This page created 3 April 2014, and last modified: 26 October (Frankfurt fragment image added)
The Leones seniores is one of the auxilia palatina units listed in the Magister Peditum's infantry roster; it is assigned to the Magister Equitum's Gallic command. Its shield pattern as shown in various manuscripts is as below:
The pattern is simple, showing a red boss (faded to yellow in M; white in W with a small green central disc) encircled by a red band, and a green main field (faded to yellow in M), also with a red rim.
However, it is evident that this is the "wrong" shield pattern; like that of some other western auxilia platina units, it has been shifted from its proper place (or, to be more exact, the label has likely been shifted from its proper place); this pattern would appear to properly belong to the previously listed unit, the Sagittarii nervi. Rather, the true pattern is that from the next unit in the list, the Leones iuniores, the pattern of which is illustrated by various manuscripts as below:
This pattern, featuring a red rim, boss, and pillar under the boss, a blue ground, and a head at the 12 o'clock position, is similar to that of a number of auxilia palatina units. It is possible that (some of) these apparently human heads are supposed to represent lion heads, and have been somewhat mutated in the transmission process of copying the original Notitia document into the now-lost Speyer manuscript from which all the surviving manuscript copies derive. In particular, if the ones on the shield of the two Leones units are not lion heads, then there is a problem, because the poet Claudian clearly describes in his piece "In Gildonem" that the Leones unit that was fighting in Italy in 398 AD, just the right date for the Notitia patterns in other words, had a shield pattern that reflected its name: "the lions". What are clearly supposed to be lion heads elsewhere in the Notitia do look rather human, it must be said (see in particular, those of the Hiberi and the Thraces). That unit was probably the seniores (see inscriptions below), but even if it wasn't, the problem is the same, given how similar the two shield patterns are.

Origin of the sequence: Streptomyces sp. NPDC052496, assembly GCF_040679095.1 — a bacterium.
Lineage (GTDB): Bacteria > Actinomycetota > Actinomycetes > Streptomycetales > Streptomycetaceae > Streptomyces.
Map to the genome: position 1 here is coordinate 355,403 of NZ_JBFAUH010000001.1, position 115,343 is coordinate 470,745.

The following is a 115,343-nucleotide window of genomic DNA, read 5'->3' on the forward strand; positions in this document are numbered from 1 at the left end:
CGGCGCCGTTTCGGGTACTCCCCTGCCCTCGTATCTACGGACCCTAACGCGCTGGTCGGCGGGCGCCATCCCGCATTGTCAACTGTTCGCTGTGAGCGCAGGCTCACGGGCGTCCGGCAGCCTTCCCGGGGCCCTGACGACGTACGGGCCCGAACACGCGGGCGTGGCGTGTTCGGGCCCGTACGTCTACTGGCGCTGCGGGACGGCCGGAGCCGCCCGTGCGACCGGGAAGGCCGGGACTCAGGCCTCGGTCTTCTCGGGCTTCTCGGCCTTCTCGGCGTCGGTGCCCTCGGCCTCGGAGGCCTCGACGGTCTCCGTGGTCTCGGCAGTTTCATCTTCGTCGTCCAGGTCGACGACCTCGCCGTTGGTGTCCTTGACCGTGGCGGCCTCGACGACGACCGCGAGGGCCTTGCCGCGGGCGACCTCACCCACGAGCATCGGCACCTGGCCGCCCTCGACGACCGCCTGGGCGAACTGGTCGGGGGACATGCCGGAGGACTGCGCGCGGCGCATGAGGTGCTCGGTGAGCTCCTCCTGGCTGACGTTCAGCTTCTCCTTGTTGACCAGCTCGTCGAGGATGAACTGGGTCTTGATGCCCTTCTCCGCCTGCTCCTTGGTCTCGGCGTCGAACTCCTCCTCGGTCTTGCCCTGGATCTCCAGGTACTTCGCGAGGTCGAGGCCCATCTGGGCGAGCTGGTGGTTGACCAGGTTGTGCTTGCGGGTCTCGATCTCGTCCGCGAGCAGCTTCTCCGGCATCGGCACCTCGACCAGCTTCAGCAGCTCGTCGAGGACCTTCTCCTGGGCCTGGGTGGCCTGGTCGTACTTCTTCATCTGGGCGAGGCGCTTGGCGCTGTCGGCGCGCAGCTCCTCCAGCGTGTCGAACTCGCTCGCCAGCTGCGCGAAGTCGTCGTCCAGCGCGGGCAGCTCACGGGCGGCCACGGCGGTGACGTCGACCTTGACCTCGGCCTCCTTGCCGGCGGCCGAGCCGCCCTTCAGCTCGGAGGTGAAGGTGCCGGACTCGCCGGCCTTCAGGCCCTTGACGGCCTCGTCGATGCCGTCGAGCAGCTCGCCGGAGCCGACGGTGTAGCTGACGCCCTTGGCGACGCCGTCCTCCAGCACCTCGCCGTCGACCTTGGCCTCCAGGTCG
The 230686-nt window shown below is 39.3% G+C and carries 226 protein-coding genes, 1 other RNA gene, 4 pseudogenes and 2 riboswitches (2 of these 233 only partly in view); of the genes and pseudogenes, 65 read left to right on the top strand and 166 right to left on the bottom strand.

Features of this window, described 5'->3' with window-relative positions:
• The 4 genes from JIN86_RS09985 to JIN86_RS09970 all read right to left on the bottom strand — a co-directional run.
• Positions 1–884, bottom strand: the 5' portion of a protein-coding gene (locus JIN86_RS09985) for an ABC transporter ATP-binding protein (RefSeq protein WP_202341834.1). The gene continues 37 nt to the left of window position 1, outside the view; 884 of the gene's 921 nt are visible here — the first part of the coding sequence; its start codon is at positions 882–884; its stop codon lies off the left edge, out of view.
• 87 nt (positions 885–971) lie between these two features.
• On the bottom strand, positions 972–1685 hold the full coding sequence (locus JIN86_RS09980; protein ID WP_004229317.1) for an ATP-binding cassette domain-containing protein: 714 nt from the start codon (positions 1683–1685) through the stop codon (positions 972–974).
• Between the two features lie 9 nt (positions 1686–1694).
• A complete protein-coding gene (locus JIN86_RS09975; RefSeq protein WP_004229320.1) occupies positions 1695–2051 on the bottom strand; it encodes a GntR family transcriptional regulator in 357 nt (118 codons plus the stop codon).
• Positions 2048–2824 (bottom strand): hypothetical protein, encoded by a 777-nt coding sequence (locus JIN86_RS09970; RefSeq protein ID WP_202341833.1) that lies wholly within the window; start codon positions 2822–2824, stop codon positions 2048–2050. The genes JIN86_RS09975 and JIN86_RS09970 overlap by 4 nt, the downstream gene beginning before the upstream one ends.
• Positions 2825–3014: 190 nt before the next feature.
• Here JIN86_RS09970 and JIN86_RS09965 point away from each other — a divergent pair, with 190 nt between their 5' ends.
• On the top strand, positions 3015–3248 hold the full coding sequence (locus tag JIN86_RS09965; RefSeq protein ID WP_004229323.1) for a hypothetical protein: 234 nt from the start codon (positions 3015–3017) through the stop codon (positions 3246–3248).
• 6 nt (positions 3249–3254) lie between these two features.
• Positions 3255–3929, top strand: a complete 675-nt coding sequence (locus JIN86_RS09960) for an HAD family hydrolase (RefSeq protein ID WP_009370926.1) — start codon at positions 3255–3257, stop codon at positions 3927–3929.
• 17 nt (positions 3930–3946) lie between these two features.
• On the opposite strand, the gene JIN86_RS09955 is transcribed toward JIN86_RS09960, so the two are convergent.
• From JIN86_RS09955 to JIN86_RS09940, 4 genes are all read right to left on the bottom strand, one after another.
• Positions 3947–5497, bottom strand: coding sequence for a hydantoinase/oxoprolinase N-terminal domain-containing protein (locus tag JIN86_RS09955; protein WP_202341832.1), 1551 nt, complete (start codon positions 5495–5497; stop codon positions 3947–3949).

Inscriptional evidence for the Leones seniores comes from the cemetery at Colonia Iulia Concordia (modern Portogruaro in Veneto, Italy), which produced an inscription (CIL 5, 8755) mentioning the unit in the form of the numero Leonum seniorum, and another (ILS 501) in the form numero Leonum sen. See here for Hoffmann's 1963 paper mentioning these two (in German).
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